1:58 / Moment, New York City

Jazz by the Central Park lake with descants of cop car sirens, screaming children and the quiet tread of ballet dancers

It’s a summer evening in Central Park. The sun is shining in that late-evening way, there’s music in the air and a smell of hot grass and melting ice-cream.

I fell into this place, like Alice down the rabbit hole. A fold in space that didn’t exist on my ‘Things to Do’ list. The waves of that tuba fixed me to the ground and there was nothing I could do.

I am manic when I travel. Especially when I’m alone. Especially when it’s New York.

I remember once getting back to my dorm room at midnight and wondering why I was so so so tired. My legs hurt. I did the maths and realised I’d walked for 13 hours straight, with maybe 20 minutes of rest (I’d sat down for lunch) in between.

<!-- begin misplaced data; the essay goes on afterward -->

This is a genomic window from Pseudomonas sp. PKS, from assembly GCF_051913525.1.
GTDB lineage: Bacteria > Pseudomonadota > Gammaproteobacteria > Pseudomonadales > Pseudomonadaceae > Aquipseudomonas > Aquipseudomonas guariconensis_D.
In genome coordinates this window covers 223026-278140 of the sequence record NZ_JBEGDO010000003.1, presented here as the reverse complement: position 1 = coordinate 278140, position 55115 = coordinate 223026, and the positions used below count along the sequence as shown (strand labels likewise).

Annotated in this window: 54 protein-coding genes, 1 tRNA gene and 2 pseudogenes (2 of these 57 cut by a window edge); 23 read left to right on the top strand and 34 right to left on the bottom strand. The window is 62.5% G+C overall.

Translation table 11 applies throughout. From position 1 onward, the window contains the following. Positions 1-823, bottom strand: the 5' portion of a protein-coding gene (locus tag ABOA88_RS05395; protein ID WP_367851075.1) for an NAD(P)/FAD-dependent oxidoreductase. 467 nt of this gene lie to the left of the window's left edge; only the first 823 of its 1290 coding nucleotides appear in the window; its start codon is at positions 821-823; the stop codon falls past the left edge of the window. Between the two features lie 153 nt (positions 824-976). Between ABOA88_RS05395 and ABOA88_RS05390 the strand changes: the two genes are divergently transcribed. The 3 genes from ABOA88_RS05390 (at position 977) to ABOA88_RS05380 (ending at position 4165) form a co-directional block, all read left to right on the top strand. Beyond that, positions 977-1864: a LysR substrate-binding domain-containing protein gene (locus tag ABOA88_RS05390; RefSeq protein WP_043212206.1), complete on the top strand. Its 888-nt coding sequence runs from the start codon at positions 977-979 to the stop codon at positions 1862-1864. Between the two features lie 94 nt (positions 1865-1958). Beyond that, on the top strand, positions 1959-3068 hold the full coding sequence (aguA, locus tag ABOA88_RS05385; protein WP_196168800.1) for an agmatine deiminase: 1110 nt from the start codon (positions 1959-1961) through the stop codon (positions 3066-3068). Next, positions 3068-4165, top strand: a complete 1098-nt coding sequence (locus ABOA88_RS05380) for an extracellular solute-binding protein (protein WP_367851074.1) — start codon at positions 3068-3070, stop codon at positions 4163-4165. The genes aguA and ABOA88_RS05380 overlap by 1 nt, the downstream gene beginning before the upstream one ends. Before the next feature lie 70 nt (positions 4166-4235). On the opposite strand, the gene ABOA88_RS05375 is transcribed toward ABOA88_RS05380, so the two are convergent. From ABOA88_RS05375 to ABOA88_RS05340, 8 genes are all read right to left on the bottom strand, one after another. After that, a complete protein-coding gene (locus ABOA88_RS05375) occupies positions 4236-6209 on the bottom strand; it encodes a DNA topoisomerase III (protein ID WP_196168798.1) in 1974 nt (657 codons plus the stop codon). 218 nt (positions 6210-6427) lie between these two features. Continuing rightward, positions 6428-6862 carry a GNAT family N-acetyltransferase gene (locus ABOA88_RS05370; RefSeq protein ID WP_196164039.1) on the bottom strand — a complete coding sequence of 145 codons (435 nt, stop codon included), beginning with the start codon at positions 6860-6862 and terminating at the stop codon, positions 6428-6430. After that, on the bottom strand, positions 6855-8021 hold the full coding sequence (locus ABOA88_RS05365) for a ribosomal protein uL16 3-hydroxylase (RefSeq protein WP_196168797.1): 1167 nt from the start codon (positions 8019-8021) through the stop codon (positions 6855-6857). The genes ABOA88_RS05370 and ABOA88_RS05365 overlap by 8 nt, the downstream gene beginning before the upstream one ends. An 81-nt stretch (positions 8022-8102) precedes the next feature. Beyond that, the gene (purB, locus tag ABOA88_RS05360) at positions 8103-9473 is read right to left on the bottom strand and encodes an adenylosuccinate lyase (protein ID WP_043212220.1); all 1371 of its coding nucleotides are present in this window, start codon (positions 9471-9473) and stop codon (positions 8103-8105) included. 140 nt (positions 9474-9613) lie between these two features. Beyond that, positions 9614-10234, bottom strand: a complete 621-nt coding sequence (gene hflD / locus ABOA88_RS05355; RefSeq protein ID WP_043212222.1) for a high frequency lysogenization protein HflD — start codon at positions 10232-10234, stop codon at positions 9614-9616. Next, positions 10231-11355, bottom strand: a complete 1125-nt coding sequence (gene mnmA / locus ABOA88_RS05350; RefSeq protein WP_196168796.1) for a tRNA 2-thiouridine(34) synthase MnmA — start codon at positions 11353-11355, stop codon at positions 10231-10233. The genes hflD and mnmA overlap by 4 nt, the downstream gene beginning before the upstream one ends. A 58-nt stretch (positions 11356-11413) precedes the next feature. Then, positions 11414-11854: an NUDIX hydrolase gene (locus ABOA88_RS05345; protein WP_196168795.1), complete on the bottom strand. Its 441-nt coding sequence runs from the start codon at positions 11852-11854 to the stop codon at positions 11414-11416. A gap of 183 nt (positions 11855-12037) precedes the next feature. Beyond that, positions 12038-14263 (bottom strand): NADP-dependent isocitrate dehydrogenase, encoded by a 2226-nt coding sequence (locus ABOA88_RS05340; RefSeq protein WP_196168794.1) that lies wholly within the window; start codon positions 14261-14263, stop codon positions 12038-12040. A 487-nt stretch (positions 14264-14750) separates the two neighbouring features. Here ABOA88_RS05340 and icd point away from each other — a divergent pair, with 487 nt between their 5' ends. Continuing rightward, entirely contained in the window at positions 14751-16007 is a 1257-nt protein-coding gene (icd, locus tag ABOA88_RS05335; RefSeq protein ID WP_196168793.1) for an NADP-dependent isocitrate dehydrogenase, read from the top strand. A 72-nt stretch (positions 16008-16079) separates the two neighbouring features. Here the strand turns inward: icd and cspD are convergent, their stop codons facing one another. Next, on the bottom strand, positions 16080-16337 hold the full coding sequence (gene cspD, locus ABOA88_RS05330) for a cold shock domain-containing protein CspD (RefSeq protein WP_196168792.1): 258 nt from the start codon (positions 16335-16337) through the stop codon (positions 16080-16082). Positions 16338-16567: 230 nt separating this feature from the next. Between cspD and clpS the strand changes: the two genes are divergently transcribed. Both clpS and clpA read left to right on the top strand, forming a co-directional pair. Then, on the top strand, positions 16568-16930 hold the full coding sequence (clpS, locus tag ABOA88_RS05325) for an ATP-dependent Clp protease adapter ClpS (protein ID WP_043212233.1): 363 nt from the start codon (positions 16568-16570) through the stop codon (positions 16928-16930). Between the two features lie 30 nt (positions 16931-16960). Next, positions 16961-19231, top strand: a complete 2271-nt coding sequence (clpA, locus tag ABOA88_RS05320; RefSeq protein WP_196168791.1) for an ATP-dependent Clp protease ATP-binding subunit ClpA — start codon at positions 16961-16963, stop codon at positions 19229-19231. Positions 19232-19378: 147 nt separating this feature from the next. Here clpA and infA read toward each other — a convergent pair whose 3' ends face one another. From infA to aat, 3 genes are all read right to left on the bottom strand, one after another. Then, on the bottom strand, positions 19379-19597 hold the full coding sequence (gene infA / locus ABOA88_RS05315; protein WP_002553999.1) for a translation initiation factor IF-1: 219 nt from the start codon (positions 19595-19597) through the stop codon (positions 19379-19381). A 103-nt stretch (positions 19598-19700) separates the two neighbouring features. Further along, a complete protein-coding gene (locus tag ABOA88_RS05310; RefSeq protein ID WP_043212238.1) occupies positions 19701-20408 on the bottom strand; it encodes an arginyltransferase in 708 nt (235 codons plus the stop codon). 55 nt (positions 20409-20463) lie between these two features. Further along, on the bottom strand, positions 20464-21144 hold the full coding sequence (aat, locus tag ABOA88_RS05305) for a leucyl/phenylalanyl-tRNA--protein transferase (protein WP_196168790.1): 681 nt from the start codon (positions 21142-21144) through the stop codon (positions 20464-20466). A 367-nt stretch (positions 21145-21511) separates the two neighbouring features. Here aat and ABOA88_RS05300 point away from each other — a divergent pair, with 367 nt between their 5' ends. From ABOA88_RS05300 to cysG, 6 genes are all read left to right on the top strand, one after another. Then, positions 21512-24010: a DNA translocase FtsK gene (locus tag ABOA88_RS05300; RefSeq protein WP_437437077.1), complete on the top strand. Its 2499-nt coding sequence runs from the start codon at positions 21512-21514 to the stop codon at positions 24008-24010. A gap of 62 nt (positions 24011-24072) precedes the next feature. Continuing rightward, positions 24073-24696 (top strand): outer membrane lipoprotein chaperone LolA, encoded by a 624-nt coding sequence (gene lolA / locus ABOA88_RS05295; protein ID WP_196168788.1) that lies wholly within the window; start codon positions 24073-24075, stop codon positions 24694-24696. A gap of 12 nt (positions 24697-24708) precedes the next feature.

But this is about a moment that wasn’t, a slip in time.

The plan was to walk to Rockefeller Centre from Columbus Circle — I had an hour before I needed to be at Carnegie Hall for a piano concerto, and it seemed like a good idea to walk on the grass instead of the pavement so I cut through the park.

And then I heard the music.

A brass band was playing by the lake and a minute became an hour.

I love music like this — with no pretensions, just there for the taking, accompanied by all the sounds of life — people walking past on their phones, speeding cars, children screaming, laughter.

They’re playing a light jazzy version of ‘Apologise.’ A couple sits on a mat nearby, holding hands. Somewhere further off a child runs after a ball.

And then, just like in the movies, ballet dancers appear and start moving to the music.

My lungs will not work.

Moments like this happen in one long breath. Exhale and everything is lost.

The music plays, the band grinning cheekily at the young girls, who just smile the cold, sweet smile of performers everywhere, and dance. Perfectly and in unison.

I find air, breathe a little and just like that it stops. Some of the ballet girls laugh. A bit of fun on their way to class.

They start to walk away, their steps so light they barely touch the floor…

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